Snoopy Santa

Christmas Snoopy mug
made in Japan, 1965

This is a limited edition ‘Christmas’ Snoopy mug, which has Snoopy as Santa delivering presents in his Sopwith Camel plane. I note that he is delivering koala bears and skateboards- the gift of choice in 1965!

The mug was made in Japan under license to United Features Syndicate, which owns the Peanuts franchise. Due to the presence of the koala bear, I have styled the mug with some nice Eucalyptus leaves.

I have a little Peanuts collection going- see post below with:

  • Snoopy letter/envelope writing set, made by Hallmark; Melbourne, Victoria 1958
  • Linus ‘Try it…you’ll like it’ figurine, made by Aviva; Hong Kong 1970
  • Snoopy and Woodstock jug, made by Peanuts Characters Corp; USA 1965
  • Linus ‘To know me is to love me’ bowl, made by United Feature Syndicate Inc; Japan 1962

The mug is for sale: $AU15 – let me know if any of the other Peanuts collection appeals to you.

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Kelco espresso set ‘Tulip’

Kelco espresso set 'Tulip'Kelco espresso set
made in Japan, c.1960s

This charming espresso set of six cups and saucers comes in its original box: it’s never been used.

Largardo Tackett designed this set for Kelco – for the 60s European market. It’s called ‘Tulip’ [pattern K-41] and features abstract tulip shapes. I’ve seen the set in reds, blues and black and white…but I like this orange set the best. They weren’t shy about colour in the 60s, and the orange has been repeated on the saucer.

I’ve posted Kelco before…I am drawn to the simple, modernist shaping and the strong colours.

The espresso set would brighten a modern, monochrome kitchen and lend a certain retro aesthetic to the dining table. The set is for sale: $AUD85

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Flour canister

Eon kitchen canister
made in Australia 1960s

This bakelite canister came with a set of transfers [Flour, Rice, Sugar, Sago, Coffee, Tea] in the 60s- so the homeowner could affix the labels as they saw fit- although the graduated size of the transfers meant most people stuck with the nominal order of the day. It makes me laugh that Flour was the largest canister – and coffee one of the smallest- nowadays it would be the other way around!

The transfer is in pretty good order for a canister that’s been in use since the 60s- normally these are quite perished when I find them. The red bakelite lid is also still tight-fitting, so you can store all the flour you wish!

The bakelite canister is for sale: $AU25

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60s souvenirware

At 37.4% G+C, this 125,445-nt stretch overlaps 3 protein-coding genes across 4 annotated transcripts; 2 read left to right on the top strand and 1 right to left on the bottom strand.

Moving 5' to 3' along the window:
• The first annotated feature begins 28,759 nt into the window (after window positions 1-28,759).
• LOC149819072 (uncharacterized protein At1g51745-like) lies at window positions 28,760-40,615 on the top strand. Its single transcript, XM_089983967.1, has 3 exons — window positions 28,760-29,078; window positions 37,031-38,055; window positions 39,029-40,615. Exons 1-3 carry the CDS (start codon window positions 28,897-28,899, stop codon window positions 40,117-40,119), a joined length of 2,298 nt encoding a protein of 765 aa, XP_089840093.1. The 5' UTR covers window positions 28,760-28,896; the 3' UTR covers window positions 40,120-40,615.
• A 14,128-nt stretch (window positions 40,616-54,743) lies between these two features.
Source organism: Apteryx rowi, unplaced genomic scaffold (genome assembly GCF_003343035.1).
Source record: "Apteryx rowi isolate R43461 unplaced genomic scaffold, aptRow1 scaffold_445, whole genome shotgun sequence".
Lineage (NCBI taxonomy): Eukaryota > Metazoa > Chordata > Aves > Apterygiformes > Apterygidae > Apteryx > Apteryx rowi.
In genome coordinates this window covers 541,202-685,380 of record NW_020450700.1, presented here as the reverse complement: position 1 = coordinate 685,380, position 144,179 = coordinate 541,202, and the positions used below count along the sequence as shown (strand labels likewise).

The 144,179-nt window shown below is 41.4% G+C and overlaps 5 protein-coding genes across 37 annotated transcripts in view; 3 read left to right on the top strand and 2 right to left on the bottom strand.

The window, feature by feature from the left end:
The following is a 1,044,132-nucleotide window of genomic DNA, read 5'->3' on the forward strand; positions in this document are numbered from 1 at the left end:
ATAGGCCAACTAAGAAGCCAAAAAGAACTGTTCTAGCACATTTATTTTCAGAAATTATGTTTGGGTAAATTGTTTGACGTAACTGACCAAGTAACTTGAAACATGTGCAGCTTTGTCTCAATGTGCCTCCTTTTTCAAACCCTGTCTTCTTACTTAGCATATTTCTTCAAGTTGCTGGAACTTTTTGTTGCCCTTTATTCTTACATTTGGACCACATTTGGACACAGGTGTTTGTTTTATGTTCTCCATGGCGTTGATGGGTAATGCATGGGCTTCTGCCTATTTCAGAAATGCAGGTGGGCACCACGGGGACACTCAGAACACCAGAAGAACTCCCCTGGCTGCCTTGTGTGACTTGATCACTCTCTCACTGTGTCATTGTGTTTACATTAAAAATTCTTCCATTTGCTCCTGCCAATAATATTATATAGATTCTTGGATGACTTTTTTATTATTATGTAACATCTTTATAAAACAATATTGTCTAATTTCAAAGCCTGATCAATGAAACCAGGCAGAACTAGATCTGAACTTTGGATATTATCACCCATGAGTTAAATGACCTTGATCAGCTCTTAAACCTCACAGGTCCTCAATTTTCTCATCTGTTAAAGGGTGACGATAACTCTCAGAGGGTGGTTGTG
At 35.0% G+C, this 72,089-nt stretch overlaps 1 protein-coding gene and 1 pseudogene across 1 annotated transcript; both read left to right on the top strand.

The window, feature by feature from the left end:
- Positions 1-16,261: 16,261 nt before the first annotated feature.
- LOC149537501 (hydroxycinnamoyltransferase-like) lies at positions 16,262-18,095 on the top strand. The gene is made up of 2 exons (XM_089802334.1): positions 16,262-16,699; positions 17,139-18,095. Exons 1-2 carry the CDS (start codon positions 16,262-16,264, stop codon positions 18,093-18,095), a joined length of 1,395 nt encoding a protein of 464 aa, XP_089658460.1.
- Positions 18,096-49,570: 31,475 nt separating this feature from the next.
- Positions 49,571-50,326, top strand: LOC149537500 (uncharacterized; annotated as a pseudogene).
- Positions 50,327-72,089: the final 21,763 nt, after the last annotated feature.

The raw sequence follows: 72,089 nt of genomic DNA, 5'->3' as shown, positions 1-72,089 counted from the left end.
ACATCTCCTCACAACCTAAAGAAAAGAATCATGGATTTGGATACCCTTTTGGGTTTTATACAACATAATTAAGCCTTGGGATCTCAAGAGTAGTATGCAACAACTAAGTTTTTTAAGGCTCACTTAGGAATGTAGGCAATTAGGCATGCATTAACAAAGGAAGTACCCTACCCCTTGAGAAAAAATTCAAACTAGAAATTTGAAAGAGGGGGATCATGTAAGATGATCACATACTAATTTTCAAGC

60s souvenirware
made in Australia

I love souvenirware! It’s so of its time – and kitschiness is guaranteed. Here we have two pieces from Queensland. An ashtray- although no indication of such in its form – until you read the text:
Surfers Paradise
Please use this bloody ashtray- its [sic] paid for, the carpet isn’t!

Ah Surfers Paradise! The name says it all- endless beaches of white sand where surfers come to experience paradise. And smoke cigarettes, pausing only to stub them out on the hotel carpet.

And – the rolling pin. Nothing says Kuranda [‘the Village in the Rainforest’] like a miniature rolling pin. Perhaps the pin is made of rainforest timber? Quelle horreur! No, wait, that’s only pine.

These two Queensland souvenirs are for sale: $AU15

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Globite reel case

Globite 9” reel case
made in Australia, 1960s

Globite school cases were made by the Ford Sherington company– a well-known purveyor of luxury leather goods which started production in Sydney in 1912 and continued until the mid- 70s.

Interestingly the Ford Sherington company was started by a woman– Ada Sherington- and in the 30s Ford Sherington created the now famous Globite school case which millions of Australian children took to school [myself included.]

By the 60s, the well-known Globite technology was being used for reel-to-reel cases, as is this example. The Museum of Arts and Sciences notes:

“These were certainly very sturdy, being made of vulcanised rather than composite fibre, and much more expensive than most other school bags…”

The case has plasticised reinforced corners, which are riveted. The reel case is in fantastic vintage condition, and looks to be ‘as new’- and unused. It is for sale: $AU25

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60s articulated circus

Fisher Price articulated circus
made in US 1963

Fisher Price is uber collectable right now- I put it down to baby boomer nostalgia. No-one I knew growing up could afford imported Fisher Price toys for their children…so now vintage Fisher Price is being purchased by adults [for themselves! – not even for their vintage children/grandchildren!]